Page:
Tuesday 20 February 2018

Martinez curses luck but Everton boss running out of sympathy

Everton 0-1 West Brom

Everton manager Roberto Martinez during match at Goodison Park. Photo: PA
Everton manager Roberto Martinez during match at Goodison Park. Photo: PA
West Brom's Sandro and Ben Foster celebrate at the end of the match. photo: Reuters
West Brom manager Tony Pulis shouts instructions from the touch line. Photo: Reuters

Simon Hughes

Roberto Martinez used the possession stats to flesh out an argument that reflects well on his Everton team following another home defeat, their sixth of the season.

The manager cited the number of chances created - 34 - to emphasise Everton's "incredible" domination.

Martinez also used the words "unlucky" and "destiny" to explain why the match did not go his side's way. "Everything that could go wrong went wrong," he said.

The manager then attempted to tackle a question about whether the responsibility of new-found expectation on Everton is dragging them down.

By acknowledging that Tony Pulis is right - that Everton should, at least, be challenging for the top four even though they do not possess top-four funds - Martinez confessed he is under-achieving.

"I don't care about budgets at other places," he said. "You need to know how to get there and have the strategy.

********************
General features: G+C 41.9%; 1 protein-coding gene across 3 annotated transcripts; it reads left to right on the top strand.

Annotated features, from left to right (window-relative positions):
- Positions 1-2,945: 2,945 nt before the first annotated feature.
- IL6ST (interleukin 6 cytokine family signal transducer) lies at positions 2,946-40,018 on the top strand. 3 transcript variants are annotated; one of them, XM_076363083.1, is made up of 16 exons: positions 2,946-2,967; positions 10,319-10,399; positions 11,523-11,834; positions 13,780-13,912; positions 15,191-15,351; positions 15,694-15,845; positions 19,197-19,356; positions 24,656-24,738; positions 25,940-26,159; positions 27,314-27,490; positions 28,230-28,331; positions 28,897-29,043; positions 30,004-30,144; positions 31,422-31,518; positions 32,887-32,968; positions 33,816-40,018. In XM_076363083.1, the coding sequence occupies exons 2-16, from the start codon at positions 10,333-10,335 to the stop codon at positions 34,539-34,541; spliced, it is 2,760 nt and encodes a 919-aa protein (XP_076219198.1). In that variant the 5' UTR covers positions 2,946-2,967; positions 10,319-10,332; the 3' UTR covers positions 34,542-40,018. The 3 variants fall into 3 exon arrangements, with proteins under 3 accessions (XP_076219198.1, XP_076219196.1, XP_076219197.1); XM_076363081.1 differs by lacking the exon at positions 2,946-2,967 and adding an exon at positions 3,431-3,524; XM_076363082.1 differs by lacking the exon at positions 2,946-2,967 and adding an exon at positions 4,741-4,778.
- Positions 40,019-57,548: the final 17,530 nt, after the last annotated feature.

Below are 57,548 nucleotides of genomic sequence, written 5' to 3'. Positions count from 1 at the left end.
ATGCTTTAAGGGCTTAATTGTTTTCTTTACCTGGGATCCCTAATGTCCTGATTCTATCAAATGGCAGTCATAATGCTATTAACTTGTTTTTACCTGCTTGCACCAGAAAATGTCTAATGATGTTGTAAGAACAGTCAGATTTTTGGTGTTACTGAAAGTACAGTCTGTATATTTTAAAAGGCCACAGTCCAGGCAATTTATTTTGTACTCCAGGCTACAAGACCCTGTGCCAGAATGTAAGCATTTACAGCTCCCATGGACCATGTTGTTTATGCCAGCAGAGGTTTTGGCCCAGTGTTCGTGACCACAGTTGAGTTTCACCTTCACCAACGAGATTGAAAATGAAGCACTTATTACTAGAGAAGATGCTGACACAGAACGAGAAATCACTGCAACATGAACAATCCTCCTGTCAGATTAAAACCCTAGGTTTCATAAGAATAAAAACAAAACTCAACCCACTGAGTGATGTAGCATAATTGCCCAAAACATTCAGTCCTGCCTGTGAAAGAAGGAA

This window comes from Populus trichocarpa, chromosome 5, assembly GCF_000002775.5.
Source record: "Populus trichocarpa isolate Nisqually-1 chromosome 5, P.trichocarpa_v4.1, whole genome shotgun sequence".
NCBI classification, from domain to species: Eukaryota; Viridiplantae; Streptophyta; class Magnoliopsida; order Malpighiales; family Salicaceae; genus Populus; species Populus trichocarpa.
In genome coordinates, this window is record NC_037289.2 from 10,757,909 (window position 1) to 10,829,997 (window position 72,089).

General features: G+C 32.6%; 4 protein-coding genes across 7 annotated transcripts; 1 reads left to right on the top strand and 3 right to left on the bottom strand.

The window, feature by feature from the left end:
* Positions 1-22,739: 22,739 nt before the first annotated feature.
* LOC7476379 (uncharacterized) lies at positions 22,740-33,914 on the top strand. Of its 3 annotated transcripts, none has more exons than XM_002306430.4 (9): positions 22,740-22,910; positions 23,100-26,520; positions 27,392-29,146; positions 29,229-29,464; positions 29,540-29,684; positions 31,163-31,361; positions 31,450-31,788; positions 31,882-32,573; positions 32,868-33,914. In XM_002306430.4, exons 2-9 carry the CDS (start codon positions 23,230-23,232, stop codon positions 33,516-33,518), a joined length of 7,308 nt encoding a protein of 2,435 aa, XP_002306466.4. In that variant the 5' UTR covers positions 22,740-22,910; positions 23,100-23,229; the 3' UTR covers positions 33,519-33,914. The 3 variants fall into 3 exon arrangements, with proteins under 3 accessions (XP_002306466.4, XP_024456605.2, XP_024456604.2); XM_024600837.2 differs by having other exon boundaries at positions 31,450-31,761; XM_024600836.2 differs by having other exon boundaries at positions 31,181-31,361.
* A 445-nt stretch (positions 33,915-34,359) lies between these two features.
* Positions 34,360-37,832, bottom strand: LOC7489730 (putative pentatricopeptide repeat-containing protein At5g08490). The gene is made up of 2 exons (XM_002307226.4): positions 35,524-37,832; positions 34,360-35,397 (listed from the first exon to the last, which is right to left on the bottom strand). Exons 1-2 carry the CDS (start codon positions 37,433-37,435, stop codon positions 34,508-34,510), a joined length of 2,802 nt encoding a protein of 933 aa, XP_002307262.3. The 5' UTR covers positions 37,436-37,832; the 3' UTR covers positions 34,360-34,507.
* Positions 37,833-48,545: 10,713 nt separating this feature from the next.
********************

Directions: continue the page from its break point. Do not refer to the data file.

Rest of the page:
"I want to push the football club into more than what people would expect. The squad we have is a squad to dream of."

Sympathisers - and there are not many - reason that Martinez has suffered from elevating hopes through his first season in charge, when he transformed the style of play while producing some outstanding results.

Opponents argue the same superlative language Martinez uses whether Everton win or lose means he has brought pressure on himself. For these critics, his credibility now rests somewhere akin to that of a car boot salesman.

Martinez was right to claim that fortune played a part in Everton's defeat here.

West Bromwich Albion took a lead when Salomon Rondon bundled the ball home after home goalkeeper Joel Robles - chosen ahead of Tim Howard - did not seem to recognise the danger posed by Jonas Olsson's looping header.

For long periods, Albion defended inside their 18-yard box. Olsson flung his body in front of everything, Ben Foster made saves and Jonny Evans was outstanding. Everton also twice struck the woodwork.

Yet, as so often when it feels like things are not going their way, they don't. Somehow, Albion held on.

Like Martinez, Pulis has become unpopular among his club's fans, especially after a five-game winless run.

He repeated the idea that West Brom are not in the same league as Everton in terms of finance and continued to be obsessed about reaching 40 points - a figure that to him represents safety, insisting that 12 clubs, were in a relegation battle.


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